Each summer, I take a weekend camping trip with one (or more) of my sons. Just so you know, it’s classic open-the-back-of-the-SUV camping, but it’s still a great experience to get out in the wild and open air with my guys. Last year, I used a reflection from that to draw an analogy to our approach to capacity building with non-profits. Something different stuck with me this year.
I got invited to the White House Forum on Philanthropy Innovation last week. Pretty cool opportunity. Just thought I’d share a couple reflections – It reaffirms that there are people all over this country (and world) giving their lives and everything they’ve got to help making the world a better place for everyone.
"That blew my mind. I had no idea that rich people actually cared about poor people, about their community. I had no idea that something like SVP existed.” Those words came from Year Up student, Irving Severino after our last Spring Meeting. I couldn’t get them out of my head. A few days later decided I had to go have a cup of coffee with Irving and try to better understand.
Yep, for the second year running, SVP’s own Paul Shoemaker is named one of The NonProfit Times’ Power & Influence Top 50! Joining the ranks of philanthropic leaders like Jeff Skoll, Marion Wright Edelman, and Bill Gates, Paul has been recognized as one of the nonprofit sector’s top executives and thinkers.
It's not JUST a new place to work. It’s a new energy and center for connectivity and positive change in our community! SVP is moving down 2nd Ave to co-locate with The HUB Seattle and the Bainbridge Graduate Institute in the historic Masin’s furniture building in Pioneer Square.
In our March newsletter we profiled an Investee with whom we are in our 5th year. That story prompted a long-time Partner and super-volunteer, John Fine, to write back...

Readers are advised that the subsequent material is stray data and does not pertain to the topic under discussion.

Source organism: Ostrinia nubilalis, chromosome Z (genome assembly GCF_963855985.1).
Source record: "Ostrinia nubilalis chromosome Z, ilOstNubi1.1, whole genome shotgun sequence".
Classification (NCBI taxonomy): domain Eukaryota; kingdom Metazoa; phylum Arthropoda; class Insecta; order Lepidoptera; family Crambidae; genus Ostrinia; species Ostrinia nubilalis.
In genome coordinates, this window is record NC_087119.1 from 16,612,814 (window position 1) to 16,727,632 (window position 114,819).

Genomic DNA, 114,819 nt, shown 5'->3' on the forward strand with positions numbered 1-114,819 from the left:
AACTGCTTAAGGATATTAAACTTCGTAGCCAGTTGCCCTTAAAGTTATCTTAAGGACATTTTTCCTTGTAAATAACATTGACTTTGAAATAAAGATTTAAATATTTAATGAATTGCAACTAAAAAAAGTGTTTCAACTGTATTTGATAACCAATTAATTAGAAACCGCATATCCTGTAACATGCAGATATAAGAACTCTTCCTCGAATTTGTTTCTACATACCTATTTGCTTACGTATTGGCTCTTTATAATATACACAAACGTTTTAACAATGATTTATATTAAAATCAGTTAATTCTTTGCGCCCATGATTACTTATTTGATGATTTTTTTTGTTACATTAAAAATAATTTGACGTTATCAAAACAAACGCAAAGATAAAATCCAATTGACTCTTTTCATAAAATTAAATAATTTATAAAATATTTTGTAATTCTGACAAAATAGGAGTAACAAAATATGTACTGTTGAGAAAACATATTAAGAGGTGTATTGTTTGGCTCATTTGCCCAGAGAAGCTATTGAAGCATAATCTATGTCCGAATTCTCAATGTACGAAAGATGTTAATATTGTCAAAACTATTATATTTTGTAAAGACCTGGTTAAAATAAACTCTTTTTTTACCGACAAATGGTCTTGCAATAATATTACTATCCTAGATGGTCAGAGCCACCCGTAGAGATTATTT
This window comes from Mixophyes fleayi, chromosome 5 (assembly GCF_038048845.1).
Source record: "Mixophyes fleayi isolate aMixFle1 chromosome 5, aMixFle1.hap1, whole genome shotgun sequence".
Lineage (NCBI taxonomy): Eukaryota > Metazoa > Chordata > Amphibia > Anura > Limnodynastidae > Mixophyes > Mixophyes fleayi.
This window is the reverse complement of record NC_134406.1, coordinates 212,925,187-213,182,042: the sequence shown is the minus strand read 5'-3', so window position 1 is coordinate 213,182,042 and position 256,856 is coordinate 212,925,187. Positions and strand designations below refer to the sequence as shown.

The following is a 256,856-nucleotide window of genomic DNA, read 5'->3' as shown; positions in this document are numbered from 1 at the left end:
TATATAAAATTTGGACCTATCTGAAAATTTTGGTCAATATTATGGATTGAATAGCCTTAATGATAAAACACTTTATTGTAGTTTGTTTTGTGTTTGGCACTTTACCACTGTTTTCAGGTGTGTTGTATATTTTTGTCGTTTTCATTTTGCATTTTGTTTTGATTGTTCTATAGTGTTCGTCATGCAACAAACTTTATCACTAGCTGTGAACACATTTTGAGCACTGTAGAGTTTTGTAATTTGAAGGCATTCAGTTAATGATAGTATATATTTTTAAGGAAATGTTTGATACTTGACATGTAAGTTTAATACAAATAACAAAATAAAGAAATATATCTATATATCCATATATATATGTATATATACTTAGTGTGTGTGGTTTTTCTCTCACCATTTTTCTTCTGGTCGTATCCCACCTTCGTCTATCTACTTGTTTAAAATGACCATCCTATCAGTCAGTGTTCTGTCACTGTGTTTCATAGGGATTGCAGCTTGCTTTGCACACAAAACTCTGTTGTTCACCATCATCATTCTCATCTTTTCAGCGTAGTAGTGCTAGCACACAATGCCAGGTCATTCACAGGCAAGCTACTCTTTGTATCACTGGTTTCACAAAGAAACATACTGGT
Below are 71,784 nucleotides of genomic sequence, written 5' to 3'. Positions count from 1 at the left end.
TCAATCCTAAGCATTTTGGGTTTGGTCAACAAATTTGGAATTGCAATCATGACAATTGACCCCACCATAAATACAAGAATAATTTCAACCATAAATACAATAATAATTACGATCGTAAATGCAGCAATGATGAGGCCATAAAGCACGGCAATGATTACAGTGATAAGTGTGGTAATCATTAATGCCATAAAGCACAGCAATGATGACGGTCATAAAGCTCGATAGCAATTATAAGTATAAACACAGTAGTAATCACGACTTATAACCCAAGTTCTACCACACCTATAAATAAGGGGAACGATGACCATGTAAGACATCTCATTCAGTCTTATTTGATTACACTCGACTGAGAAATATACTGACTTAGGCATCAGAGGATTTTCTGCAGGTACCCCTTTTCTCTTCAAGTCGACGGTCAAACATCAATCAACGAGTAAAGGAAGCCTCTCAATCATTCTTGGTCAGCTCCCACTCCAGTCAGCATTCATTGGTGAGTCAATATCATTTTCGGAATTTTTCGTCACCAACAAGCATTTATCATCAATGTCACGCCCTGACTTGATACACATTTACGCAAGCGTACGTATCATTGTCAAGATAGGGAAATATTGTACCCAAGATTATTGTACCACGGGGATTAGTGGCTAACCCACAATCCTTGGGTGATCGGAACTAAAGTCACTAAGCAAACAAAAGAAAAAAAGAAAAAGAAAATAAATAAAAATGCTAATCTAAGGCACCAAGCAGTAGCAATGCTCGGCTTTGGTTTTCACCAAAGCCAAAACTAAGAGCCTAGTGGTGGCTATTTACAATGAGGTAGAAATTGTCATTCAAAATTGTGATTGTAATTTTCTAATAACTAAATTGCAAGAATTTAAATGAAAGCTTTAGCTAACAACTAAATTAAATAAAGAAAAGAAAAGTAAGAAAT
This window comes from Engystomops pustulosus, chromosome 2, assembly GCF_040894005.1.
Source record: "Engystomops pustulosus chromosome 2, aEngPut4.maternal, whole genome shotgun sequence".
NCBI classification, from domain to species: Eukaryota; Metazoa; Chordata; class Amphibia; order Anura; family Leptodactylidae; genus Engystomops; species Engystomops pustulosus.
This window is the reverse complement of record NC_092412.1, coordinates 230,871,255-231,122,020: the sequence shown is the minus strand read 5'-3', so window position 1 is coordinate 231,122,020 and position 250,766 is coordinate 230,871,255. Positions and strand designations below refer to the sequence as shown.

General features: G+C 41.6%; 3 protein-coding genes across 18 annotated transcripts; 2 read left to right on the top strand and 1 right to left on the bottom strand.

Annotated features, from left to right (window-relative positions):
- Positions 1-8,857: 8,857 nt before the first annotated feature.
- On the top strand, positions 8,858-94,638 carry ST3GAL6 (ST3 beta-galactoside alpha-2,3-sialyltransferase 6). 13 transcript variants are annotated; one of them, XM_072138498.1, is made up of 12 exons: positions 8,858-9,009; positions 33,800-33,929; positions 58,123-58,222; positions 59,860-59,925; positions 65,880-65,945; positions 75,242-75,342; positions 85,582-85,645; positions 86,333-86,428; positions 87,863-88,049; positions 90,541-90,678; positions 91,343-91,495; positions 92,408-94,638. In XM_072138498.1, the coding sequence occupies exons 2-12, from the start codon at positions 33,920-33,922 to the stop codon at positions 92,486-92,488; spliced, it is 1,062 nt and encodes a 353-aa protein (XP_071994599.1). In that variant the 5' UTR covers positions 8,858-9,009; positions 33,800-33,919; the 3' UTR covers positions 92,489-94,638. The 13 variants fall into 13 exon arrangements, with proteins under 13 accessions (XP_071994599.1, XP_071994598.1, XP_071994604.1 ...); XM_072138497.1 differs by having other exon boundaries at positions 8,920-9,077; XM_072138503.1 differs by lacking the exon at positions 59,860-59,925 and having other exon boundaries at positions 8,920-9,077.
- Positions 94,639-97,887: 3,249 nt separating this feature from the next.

Someone on staff had the “audacity” to suggest that maybe we should circle back on some of the blog posts over the last few years that have addressed topics like the need for more cross-silo / connected philanthropy, whether SVP should encourage more competition or collaboration, and some of the daunting challenges involved in taking a “hyper-collaborative” approach and talk about where SVP is today.
I woke up this morning to an email from Chuck Holland at 5:07AM … who the heck is Chuck Holland, right?! Well, here is his inspiring note. Be sure to click on the half-hour interview with Kelly Ramirez, the ED of SVP Rhode Island.
"At SVP we see one thing. Potential." Paul Shoemaker, our Executive Connector, challenged us to think about our own potential, how me might stretch to unlock that potential, and who might be touched by the ripples we create.
The GEO conference reinforced and extended my ideas about working collaboratively and connectedly. BUT it also mixed things up for me in one significant, and very good, way. I will walk away thinking a lot harder about WHO AND WHAT IS “THE NETWORK” REALLY?
Most of us have heard or seen that name this week. It has raised a wide range of reactions, all over the spectrum. I’m not here to advocate one way or another for the content or cause or how they go about it. What does make me kinda nuts is the criticism that some people have laid out – that Invisible Children doesn’t spend enough money on “programs.”
What do Bellevue and Oakland have in common? I found out the other day when I got an email from a former SVP Partner, Joneil Custodio.
The theme for this year's World Economic Forum is The Great Transformation: Shaping New Models. My position is that we need to focus more on harnessing social and human capital (not just financial capital). What do you think? Given the challenges confronting us in 2012 and beyond, what does the social sector have to do to think -- and be thought of -- differently? How can we rapidly change the "equation for social good"?